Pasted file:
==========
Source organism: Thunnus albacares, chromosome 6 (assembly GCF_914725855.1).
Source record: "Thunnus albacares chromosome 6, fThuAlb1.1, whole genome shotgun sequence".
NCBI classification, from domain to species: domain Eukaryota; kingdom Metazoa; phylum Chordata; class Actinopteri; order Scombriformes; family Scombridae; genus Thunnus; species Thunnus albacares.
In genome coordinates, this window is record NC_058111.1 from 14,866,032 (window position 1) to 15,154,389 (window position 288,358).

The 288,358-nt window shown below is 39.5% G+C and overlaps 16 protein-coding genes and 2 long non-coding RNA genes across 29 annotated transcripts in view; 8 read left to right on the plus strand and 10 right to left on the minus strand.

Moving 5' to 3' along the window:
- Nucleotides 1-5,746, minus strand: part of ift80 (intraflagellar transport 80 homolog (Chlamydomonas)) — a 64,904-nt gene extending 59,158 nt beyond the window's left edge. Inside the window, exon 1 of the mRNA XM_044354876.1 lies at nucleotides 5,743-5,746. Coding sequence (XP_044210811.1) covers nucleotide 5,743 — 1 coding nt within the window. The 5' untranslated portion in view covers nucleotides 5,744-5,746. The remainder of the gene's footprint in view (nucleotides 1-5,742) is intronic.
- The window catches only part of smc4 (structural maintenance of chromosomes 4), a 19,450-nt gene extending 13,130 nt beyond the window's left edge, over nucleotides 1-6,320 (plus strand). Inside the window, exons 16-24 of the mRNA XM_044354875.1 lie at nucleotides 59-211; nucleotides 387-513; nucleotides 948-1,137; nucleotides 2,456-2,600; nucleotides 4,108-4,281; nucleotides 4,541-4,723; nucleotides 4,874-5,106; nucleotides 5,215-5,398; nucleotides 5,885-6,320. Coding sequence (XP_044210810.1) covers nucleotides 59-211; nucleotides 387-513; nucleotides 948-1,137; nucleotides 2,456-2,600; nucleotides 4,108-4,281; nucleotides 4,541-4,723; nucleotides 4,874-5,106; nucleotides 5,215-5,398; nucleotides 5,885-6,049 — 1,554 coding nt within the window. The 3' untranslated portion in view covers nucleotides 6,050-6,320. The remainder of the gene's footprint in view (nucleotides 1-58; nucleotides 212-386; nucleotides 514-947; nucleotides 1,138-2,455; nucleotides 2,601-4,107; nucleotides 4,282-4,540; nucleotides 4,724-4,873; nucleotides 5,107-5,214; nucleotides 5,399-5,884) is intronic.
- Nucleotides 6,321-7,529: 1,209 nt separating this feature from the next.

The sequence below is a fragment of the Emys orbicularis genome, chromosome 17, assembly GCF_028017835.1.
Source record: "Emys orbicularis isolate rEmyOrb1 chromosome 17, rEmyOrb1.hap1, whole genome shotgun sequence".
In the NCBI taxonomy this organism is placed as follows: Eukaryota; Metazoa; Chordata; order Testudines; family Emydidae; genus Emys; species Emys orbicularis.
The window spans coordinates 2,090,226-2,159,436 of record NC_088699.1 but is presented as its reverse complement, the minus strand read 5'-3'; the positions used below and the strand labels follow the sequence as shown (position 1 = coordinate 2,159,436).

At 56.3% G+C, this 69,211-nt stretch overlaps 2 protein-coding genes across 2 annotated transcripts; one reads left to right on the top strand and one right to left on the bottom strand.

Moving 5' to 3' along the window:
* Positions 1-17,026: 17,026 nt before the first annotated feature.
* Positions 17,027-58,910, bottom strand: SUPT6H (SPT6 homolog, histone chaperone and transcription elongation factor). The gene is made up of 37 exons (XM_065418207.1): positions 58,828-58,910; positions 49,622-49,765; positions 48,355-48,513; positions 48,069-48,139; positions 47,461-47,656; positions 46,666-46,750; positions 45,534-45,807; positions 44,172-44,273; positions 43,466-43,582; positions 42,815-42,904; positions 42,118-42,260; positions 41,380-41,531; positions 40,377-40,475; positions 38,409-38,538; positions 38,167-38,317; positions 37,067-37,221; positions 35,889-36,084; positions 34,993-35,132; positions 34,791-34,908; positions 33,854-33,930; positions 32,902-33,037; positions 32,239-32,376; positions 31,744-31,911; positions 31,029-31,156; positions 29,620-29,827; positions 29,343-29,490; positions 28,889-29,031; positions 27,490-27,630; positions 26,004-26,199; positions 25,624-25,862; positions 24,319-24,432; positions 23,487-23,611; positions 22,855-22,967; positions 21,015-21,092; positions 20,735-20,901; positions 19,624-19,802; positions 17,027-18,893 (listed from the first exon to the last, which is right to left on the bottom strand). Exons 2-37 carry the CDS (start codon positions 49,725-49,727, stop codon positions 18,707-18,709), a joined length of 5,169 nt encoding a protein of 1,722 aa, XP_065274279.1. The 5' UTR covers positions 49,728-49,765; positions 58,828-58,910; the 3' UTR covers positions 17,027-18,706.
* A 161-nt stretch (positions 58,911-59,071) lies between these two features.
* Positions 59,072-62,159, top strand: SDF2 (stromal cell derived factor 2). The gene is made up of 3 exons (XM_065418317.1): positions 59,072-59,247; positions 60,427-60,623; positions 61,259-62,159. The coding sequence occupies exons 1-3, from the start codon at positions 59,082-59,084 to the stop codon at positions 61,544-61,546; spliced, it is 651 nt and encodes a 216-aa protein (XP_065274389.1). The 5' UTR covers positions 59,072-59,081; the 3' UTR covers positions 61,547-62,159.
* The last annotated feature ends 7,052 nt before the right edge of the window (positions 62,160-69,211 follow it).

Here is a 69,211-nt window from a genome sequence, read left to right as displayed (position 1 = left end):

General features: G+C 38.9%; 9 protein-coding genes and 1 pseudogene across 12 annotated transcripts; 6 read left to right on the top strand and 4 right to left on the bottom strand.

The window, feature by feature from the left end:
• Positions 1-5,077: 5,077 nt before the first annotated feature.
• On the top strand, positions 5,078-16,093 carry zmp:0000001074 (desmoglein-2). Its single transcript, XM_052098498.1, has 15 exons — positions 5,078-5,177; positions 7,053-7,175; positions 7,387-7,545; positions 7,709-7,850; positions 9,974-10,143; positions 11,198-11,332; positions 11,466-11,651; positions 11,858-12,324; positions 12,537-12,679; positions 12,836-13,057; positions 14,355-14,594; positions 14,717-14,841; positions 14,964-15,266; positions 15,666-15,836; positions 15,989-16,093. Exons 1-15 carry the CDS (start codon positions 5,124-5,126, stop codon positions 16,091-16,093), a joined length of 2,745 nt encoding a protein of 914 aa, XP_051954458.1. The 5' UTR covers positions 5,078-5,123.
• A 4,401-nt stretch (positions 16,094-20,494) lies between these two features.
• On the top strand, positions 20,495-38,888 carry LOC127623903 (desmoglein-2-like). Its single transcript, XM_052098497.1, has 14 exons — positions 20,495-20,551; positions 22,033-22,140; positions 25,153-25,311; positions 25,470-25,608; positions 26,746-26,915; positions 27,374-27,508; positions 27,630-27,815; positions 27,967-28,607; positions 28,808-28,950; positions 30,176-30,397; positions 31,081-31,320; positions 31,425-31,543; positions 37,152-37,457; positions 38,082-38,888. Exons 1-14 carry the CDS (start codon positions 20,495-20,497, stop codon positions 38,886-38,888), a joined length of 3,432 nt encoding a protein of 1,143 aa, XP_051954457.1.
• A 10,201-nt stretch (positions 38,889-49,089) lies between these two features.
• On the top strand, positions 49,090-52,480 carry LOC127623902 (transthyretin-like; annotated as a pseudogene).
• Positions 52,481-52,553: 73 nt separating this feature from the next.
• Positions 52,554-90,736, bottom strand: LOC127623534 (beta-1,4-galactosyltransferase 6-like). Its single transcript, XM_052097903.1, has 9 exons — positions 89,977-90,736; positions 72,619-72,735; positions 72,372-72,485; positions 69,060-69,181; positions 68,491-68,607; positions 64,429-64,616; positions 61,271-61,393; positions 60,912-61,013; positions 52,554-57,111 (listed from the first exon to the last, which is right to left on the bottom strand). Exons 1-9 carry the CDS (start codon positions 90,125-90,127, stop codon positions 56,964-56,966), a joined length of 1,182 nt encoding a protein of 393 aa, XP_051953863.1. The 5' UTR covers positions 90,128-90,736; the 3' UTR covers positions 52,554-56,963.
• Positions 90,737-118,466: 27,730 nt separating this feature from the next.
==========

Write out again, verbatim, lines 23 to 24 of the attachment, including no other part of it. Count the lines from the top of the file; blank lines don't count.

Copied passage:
The window, feature by feature from the left end:
• Positions 1-5,077: 5,077 nt before the first annotated feature.